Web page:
Alice and Bob are messaging, but Charlie is not. This means an attacker would know who of the three are texting. Lazar explains how Vuvuzela combats that. “The system’s first requirement is that all client applications send regular messages to the server,” writes Lazar. “The client app will automatically send bogus messages when the user has nothing to say.”
Next issue: “If Charlie’s message is routed to one address, but both Alice’s and Bob’s messages are routed to another, the adversary knows who’s been talking.”
Individual messages, to prevent user identification, are encrypted by each of the Vuvuzela servers, creating a three-layer deep encryption scheme. Besides encrypting, the message routing through the three servers is randomized to where only one of the three servers knows where any given message is located. According to Lazar, “Even if it’s been infiltrated, and even if adversaries observed the order in which the messages arrived at the first server, they can’t tell whose message ended up where.”
At this point, the only thing attackers do know, Lazar mentions, is that two users (Alice and Bob) — whose messages reach the first server within some window of time — have been communicating. “The attackers can see how many dead drops have two messages and how many have one message,” adds Lazar. “The attackers then use this metadata to figure out who is talking to who.”
Vuvuzela makes it difficult to exploit this metadata by obfuscating it with noise. “When the first server passes on the messages it’s received, it also manufactures a slew of dummy messages, with their encrypted destinations,” explains Hardesty. “The second server does the same. So statistically, it’s almost impossible for the adversary to determine whether any of the messages arriving within the same time window ended up at the same destination.”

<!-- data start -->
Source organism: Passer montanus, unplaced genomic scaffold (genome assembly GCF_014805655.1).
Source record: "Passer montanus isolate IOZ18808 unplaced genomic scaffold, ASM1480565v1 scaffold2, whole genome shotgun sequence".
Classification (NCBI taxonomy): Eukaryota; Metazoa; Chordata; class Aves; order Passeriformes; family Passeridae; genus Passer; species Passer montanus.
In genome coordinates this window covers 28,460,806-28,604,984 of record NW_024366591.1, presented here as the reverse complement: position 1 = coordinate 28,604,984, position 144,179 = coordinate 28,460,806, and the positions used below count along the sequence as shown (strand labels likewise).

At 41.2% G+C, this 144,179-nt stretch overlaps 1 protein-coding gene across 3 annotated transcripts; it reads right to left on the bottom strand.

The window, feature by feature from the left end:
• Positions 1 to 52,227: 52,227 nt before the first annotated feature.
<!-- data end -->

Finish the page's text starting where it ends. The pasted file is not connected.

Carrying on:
Differential privacy is the main reason why researchers can offer statistical guarantees with the Vuvuzela messaging platform. The authors write, “Vuvuzela’s privacy guarantees are expressed in terms of differential privacy, which can be thought of as plausible deniability.”
Differential privacy is a hot topic right now. Data analysts and privacy pundits are trying to sort out how to ensure that anonymized data is just that — anonymized. Differential privacy provides a way to maximize query accuracy while at the same time minimizing the ability to identify the data. Interesting, however, it is not why Vuvuzela incorporates differential privacy.
“The mechanism that [the MIT researchers] use for hiding communication patterns is a very insightful and interesting application of differential privacy,” Michael Walfish, an associate professor of computer science at New York University, explains to Hardesty. “The observation that you could use differential privacy to solve their problem, and the way they use it, is the coolest thing about the work.”
Not 100% guaranteed — yet
The researchers have a way to go yet. “The result is a system that is not ready for deployment tomorrow, but still, within this category of Tor-inspired academic systems, has the best results so far,” adds Professor Walfish. “It has major limitations, but it’s exciting, and it opens the door to something potentially derived from it in the not-too-distant future.”